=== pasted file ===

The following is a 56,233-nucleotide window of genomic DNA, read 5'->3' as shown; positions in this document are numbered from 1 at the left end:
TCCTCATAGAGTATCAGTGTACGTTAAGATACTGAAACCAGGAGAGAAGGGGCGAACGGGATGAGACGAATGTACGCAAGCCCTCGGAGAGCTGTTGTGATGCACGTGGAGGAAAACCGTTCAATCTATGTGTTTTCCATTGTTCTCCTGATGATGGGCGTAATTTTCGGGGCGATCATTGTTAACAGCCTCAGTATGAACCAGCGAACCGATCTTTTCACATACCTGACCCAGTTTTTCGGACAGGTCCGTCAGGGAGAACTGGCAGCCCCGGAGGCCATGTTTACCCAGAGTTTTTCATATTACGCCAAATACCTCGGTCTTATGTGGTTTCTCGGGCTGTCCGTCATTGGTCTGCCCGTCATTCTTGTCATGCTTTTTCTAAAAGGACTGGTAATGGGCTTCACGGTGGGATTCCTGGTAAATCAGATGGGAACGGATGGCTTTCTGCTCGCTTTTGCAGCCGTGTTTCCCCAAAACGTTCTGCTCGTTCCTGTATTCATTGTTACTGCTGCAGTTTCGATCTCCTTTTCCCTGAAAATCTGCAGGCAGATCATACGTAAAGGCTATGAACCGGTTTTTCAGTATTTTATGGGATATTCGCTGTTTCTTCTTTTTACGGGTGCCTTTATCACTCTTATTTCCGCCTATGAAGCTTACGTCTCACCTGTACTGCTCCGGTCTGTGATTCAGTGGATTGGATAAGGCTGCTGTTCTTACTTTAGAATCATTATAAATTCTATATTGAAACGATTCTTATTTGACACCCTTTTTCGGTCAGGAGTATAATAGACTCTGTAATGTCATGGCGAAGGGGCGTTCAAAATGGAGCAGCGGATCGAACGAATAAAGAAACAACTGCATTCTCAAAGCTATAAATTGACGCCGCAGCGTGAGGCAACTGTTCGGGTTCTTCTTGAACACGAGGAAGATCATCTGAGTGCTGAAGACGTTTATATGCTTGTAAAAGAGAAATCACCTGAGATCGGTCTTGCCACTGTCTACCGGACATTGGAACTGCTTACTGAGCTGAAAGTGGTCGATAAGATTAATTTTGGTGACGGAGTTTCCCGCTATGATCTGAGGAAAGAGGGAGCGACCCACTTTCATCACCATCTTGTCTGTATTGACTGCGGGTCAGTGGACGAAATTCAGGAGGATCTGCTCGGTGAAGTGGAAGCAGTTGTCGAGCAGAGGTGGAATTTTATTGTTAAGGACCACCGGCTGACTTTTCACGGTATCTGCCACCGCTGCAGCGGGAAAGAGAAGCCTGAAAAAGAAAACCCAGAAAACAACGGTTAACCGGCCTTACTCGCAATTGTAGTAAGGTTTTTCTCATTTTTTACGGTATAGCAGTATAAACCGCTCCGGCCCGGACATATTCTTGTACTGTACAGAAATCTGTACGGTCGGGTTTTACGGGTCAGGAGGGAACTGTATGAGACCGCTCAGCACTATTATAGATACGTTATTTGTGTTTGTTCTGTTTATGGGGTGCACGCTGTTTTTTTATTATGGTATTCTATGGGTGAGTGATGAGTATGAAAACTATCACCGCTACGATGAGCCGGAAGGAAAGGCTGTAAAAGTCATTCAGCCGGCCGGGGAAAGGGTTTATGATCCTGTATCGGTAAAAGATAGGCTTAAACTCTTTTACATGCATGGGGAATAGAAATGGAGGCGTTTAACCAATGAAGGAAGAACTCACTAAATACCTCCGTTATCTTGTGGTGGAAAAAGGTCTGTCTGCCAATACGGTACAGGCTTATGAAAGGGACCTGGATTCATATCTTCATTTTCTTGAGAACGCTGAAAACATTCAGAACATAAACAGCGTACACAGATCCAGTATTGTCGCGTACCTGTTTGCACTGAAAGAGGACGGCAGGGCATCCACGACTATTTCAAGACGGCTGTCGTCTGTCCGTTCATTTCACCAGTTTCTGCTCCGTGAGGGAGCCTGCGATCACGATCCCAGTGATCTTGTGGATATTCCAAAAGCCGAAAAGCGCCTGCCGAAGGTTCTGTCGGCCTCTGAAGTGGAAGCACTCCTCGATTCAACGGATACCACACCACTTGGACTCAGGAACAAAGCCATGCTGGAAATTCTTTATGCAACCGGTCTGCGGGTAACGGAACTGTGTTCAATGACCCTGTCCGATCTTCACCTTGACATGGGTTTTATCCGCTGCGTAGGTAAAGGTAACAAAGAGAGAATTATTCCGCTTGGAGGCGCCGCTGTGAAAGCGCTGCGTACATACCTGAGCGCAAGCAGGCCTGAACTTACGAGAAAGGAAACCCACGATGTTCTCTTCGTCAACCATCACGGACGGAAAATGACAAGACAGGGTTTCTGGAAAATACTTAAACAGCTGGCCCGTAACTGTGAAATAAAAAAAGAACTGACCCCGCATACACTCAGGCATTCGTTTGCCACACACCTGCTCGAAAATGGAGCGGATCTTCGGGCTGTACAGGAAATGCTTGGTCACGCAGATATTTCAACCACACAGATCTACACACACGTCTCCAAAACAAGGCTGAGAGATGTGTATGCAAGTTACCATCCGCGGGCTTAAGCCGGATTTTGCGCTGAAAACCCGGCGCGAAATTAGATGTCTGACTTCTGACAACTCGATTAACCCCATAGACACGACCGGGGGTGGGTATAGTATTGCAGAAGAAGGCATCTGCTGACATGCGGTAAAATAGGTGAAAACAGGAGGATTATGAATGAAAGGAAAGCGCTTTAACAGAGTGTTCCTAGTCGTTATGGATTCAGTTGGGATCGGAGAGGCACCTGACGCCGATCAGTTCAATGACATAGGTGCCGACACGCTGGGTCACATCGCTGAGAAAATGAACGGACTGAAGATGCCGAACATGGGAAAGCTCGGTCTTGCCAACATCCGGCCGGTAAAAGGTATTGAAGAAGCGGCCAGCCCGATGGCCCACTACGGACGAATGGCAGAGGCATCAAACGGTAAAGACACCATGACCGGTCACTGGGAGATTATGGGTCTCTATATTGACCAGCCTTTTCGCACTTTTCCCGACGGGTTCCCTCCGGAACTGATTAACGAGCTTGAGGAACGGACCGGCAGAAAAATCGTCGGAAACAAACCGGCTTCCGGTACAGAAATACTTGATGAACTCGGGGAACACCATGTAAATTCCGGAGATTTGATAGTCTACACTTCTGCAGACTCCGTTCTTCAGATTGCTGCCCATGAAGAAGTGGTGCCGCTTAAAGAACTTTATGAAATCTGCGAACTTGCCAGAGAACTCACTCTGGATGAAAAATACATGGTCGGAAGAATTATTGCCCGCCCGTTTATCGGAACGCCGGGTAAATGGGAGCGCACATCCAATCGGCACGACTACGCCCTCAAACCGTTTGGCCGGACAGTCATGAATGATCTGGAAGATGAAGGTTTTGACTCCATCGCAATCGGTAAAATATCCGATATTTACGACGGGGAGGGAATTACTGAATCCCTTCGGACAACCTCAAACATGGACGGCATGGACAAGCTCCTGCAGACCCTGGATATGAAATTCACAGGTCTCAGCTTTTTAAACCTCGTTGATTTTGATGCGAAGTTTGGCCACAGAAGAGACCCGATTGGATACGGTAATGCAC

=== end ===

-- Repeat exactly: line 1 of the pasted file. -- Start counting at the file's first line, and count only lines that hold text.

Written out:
The following is a 56,233-nucleotide window of genomic DNA, read 5'->3' as shown; positions in this document are numbered from 1 at the left end: